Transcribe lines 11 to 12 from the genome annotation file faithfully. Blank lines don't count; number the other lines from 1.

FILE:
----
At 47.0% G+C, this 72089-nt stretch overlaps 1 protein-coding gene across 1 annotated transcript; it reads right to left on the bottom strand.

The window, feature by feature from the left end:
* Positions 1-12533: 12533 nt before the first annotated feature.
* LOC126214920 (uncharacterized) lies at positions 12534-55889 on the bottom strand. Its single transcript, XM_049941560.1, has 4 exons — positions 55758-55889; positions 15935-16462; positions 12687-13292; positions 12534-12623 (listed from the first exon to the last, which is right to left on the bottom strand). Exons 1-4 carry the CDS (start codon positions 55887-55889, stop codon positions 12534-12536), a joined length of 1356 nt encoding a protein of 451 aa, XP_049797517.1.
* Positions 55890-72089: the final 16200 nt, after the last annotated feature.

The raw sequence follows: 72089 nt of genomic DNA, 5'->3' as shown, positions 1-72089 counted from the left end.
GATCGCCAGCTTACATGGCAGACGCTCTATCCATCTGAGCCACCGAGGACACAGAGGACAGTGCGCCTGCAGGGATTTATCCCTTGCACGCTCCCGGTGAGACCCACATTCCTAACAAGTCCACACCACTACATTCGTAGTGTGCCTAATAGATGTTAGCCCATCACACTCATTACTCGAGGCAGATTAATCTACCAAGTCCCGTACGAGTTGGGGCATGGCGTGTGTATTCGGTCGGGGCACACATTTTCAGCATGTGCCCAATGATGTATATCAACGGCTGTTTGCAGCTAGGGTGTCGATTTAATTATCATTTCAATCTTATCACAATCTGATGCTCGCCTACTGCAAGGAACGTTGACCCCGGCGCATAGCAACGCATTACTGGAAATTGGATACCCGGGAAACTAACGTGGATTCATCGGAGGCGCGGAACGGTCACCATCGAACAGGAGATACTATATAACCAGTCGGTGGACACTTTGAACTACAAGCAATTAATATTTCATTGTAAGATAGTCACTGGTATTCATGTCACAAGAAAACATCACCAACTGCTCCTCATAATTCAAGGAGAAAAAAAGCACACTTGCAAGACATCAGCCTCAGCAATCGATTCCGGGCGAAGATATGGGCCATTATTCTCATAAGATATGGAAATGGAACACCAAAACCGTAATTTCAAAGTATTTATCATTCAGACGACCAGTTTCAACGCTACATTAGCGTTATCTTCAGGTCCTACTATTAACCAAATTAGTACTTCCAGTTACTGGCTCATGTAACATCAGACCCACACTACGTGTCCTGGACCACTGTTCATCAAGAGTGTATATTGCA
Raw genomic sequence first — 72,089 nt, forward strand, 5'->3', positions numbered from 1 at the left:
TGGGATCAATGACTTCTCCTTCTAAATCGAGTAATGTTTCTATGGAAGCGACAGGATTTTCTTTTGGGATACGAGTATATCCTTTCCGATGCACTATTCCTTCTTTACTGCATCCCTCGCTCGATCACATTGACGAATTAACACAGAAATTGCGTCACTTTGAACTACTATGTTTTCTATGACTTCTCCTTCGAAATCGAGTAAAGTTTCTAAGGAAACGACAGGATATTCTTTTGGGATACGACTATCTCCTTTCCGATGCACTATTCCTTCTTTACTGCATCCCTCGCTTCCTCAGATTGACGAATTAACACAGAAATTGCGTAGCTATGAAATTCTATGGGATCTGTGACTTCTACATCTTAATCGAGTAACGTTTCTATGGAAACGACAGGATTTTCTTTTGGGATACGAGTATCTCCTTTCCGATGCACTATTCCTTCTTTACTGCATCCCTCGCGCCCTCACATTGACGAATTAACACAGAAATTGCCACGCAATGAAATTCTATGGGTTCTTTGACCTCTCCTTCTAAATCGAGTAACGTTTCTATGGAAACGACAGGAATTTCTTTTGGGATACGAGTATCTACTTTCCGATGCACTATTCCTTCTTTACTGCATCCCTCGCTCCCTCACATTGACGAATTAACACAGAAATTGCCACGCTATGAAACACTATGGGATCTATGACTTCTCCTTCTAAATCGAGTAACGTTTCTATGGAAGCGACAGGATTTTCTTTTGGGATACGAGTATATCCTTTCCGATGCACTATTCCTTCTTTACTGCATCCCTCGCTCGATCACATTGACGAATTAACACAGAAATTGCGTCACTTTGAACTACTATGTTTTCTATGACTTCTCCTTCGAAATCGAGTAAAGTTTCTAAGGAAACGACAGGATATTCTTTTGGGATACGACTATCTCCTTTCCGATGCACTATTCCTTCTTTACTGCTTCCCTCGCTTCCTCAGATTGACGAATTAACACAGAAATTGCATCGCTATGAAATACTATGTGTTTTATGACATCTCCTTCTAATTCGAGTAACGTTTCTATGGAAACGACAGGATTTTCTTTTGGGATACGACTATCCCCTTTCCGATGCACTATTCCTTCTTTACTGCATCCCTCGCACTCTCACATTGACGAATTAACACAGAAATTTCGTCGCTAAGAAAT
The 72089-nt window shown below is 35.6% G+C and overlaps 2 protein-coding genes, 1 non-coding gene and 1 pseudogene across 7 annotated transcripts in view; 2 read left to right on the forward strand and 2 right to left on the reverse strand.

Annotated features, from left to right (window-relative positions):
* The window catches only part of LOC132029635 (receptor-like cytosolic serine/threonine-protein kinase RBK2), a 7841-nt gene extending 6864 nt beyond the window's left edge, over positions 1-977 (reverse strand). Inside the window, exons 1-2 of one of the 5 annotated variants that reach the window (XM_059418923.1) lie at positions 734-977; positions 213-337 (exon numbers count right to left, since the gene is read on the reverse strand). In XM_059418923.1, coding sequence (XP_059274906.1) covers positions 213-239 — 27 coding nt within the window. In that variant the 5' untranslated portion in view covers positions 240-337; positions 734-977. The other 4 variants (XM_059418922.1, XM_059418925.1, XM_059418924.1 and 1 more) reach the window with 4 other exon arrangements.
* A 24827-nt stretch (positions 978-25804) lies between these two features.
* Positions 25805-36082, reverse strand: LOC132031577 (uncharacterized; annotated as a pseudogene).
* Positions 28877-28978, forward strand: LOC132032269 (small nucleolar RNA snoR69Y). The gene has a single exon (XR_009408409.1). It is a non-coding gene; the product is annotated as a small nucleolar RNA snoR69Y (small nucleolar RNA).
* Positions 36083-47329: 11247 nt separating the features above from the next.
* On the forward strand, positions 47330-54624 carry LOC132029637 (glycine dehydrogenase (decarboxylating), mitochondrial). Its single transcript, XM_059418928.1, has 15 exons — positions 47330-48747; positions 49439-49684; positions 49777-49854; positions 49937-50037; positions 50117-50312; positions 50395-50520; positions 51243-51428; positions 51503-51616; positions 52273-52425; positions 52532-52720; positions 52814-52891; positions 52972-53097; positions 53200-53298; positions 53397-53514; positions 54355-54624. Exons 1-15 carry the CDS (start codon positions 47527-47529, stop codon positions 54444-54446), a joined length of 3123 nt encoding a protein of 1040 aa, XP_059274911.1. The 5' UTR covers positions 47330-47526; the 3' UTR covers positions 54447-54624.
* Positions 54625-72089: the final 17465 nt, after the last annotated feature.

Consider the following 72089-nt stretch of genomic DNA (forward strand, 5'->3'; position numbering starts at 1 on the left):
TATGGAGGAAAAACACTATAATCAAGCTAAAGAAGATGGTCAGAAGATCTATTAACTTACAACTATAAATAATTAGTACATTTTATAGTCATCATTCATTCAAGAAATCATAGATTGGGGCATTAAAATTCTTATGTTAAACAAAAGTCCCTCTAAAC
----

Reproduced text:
Annotated features, from left to right (window-relative positions):
* The window catches only part of LOC132029635 (receptor-like cytosolic serine/threonine-protein kinase RBK2), a 7841-nt gene extending 6864 nt beyond the window's left edge, over positions 1-977 (reverse strand). Inside the window, exons 1-2 of one of the 5 annotated variants that reach the window (XM_059418923.1) lie at positions 734-977; positions 213-337 (exon numbers count right to left, since the gene is read on the reverse strand). In XM_059418923.1, coding sequence (XP_059274906.1) covers positions 213-239 — 27 coding nt within the window. In that variant the 5' untranslated portion in view covers positions 240-337; positions 734-977. The other 4 variants (XM_059418922.1, XM_059418925.1, XM_059418924.1 and 1 more) reach the window with 4 other exon arrangements.